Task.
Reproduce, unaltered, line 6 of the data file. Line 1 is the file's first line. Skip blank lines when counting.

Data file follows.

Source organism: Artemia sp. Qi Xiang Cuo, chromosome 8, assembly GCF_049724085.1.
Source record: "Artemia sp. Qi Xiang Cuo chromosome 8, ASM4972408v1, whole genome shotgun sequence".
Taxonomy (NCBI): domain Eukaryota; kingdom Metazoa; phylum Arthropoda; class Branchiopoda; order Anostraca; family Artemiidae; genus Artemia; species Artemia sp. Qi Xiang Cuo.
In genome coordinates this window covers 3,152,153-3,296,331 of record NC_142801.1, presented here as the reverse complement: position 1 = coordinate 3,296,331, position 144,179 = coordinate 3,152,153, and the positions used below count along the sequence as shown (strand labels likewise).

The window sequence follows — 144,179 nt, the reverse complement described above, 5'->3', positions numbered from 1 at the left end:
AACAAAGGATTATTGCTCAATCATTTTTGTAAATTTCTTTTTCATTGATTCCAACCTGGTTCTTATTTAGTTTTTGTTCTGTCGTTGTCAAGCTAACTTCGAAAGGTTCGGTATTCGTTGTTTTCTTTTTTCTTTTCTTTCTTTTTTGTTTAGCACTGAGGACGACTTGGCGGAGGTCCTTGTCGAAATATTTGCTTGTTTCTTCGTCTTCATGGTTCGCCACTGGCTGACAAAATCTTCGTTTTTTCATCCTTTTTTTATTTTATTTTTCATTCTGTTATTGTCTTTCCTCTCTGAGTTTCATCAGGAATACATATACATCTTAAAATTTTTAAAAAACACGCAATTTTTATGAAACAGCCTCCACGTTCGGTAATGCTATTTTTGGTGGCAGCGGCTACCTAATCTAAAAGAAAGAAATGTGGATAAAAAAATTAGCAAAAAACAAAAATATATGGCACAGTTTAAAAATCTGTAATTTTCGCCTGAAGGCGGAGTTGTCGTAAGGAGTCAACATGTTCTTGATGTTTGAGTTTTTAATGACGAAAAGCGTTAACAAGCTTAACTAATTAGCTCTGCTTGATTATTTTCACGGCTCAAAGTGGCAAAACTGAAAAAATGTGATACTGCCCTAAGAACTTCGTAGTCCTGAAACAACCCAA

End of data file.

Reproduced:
AACAAAGGATTATTGCTCAATCATTTTTGTAAATTTCTTTTTCATTGATTCCAACCTGGTTCTTATTTAGTTTTTGTTCTGTCGTTGTCAAGCTAACTTCGAAAGGTTCGGTATTCGTTGTTTTCTTTTTTCTTTTCTTTCTTTTTTGTTTAGCACTGAGGACGACTTGGCGGAGGTCCTTGTCGAAATATTTGCTTGTTTCTTCGTCTTCATGGTTCGCCACTGGCTGACAAAATCTTCGTTTTTTCATCCTTTTTTTATTTTATTTTTCATTCTGTTATTGTCTTTCCTCTCTGAGTTTCATCAGGAATACATATACATCTTAAAATTTTTAAAAAACACGCAATTTTTATGAAACAGCCTCCACGTTCGGTAATGCTATTTTTGGTGGCAGCGGCTACCTAATCTAAAAGAAAGAAATGTGGATAAAAAAATTAGCAAAAAACAAAAATATATGGCACAGTTTAAAAATCTGTAATTTTCGCCTGAAGGCGGAGTTGTCGTAAGGAGTCAACATGTTCTTGATGTTTGAGTTTTTAATGACGAAAAGCGTTAACAAGCTTAACTAATTAGCTCTGCTTGATTATTTTCACGGCTCAAAGTGGCAAAACTGAAAAAATGTGATACTGCCCTAAGAACTTCGTAGTCCTGAAACAACCCAA